For those of you who either are a senior leader, or advise one, and are worried about delays in favorable personnel actions due to being named in some complaint and that coming up through various scrubs: there is a process in place for assessments (of any complaint) to be completed and provided to Army Senior Leadership as soon as possible, so they can decide to proceed or not with whatever action is being contemplated. Meanwhile, take the appropriate action—do the right thing—it’s why the Army put you there in the first place.
The Payoff: take the right action, at the right time, and the payoff is immediate. Either the employee straightens up and returns to drama-free productivity, or doesn’t . . . and you now have reason to take the appropriate next steps, up to and including removal from federal service. Either way, you and, perhaps more importantly, your workforce will know you’re taking action for the good of the organization. Morale will improve and, in the long-run, the office will trust you as a manager who cares about everyone doing their fair share and acting professionally while doing so.
So, now what? Here is advice to deputy and staff judge advocates:
- Take action when appropriate. Take it promptly.
- Get to know your labor counselor’s case load. Have at least bi-weekly meetings with them, just like your trial counsel. Get a copy of the tracker and review it for unexplained delays or outcomes. Knock down obstacles, whether it’s a reluctant manager or commander, or an uncooperative staff member—intercede and facilitate.
- Instill confidence in the system. Talk to your colleagues at command and staff. Mention significant cases to the Commanding General (CG) (beware—much like we guard against unlawful command influence, it’s best to keep adverse action decision-making at the lowest practical levels, so briefing the CG will be information-only, in most cases), or, better yet, have your labor counselor come brief the CG on a case or two.
Good order and discipline is the bedrock of the U.S. military and applies to not only military personnel, but also to Civilian personnel. It is important to develop good relationships with your CPAC L/MER specialist and labor counselor now, so that, should there ever become a problem, you can take swift action. Being more knowledgeable about the options you have available to you regarding Civilian personnel actions creates a healthier working atmosphere for everyone and makes you a better leader. TAL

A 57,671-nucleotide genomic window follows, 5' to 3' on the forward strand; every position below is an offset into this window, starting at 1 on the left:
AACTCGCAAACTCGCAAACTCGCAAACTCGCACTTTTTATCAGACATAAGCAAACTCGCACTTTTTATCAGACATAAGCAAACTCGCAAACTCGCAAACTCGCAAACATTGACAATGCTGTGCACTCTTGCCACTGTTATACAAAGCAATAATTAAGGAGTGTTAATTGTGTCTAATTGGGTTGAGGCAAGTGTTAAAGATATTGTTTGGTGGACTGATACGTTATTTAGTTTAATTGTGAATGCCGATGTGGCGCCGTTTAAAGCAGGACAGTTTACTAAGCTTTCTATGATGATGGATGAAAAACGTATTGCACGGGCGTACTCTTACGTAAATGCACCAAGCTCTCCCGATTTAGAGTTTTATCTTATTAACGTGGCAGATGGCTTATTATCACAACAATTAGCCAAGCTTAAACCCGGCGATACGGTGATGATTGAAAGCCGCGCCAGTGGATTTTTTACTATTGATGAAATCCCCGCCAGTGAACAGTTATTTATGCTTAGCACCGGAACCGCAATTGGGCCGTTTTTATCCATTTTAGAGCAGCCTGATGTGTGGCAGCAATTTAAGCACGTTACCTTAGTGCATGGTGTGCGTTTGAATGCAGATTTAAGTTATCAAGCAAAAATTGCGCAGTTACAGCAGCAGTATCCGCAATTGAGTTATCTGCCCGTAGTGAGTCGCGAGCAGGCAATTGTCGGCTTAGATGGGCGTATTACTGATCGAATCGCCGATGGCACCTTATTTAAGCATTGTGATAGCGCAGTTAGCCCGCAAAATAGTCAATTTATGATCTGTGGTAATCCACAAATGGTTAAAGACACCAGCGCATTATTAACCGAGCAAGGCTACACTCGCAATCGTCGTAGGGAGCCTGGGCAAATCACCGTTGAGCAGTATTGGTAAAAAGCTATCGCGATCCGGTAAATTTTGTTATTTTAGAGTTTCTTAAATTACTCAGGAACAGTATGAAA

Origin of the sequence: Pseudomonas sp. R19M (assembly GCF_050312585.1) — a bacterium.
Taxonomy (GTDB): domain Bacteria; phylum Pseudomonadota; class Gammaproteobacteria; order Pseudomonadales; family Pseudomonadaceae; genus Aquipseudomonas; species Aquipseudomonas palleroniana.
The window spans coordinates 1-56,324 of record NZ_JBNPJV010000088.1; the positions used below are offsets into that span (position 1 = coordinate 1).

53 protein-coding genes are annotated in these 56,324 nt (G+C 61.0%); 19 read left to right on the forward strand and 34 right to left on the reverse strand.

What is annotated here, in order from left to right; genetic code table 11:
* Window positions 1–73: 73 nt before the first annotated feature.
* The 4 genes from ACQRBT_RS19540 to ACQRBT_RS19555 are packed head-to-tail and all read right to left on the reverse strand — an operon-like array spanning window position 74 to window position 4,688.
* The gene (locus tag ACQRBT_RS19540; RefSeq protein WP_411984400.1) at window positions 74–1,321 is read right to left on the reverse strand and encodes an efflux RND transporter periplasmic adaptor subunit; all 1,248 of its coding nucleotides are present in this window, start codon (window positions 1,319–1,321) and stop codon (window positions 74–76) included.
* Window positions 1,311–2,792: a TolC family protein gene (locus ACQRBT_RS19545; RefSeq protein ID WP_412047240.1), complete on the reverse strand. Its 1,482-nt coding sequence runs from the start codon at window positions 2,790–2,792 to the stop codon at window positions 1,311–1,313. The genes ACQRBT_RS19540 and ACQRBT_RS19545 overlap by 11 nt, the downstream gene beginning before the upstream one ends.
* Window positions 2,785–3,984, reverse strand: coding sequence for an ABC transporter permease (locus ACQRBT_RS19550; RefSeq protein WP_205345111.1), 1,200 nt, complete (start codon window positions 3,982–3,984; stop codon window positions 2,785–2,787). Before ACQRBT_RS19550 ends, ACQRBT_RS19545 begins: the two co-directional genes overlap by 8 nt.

1. U.S. Army Center of Military History, Washington Takes Command of Continental Army in 1775, Army.mil (June 5, 2014), https://www.army.mil/article/40819/washington_takes_command_of_continental_army_in_1775.
2. Parker v. Levy, 417 U.S. 733,758 (1974); see UCMJ art. 134 (2018).
3. U.S. Dep’t of Army, Reg. 27-10, Military Justice para. 18-2 (11 May 2016).
4. Elaine Sanchez, Workplace Violence Survivors Unite to Turn Tragedy Into Hope, Defense.gov (Oct. 24, 2017), https://www.defense.gov/Explore/News/Article/Article/1352092/workplace-violence-survivors-unite-to-turn-tragedy-into-hope/igphoto/2001773969/.
10. Tony Rizzo, 20 Years in Prison Ordered for Man Who Set Fort Leavenworth Army Nurse on Fire, Kan. City Star (Nov. 2, 2017, 10:49 AM), https://www.kansascity.com/news/local/crime/article182270571.html.
11. Sanchez, supra note 4.
15. James Clark, The Army Ignored Her Warnings About a Dangerous Colleague. Then He Set Her on Fire, Task & Purpose (June 5, 2019, 12:28 PM), https://taskandpurpose.com/katie-blanchard-feres-doctrine.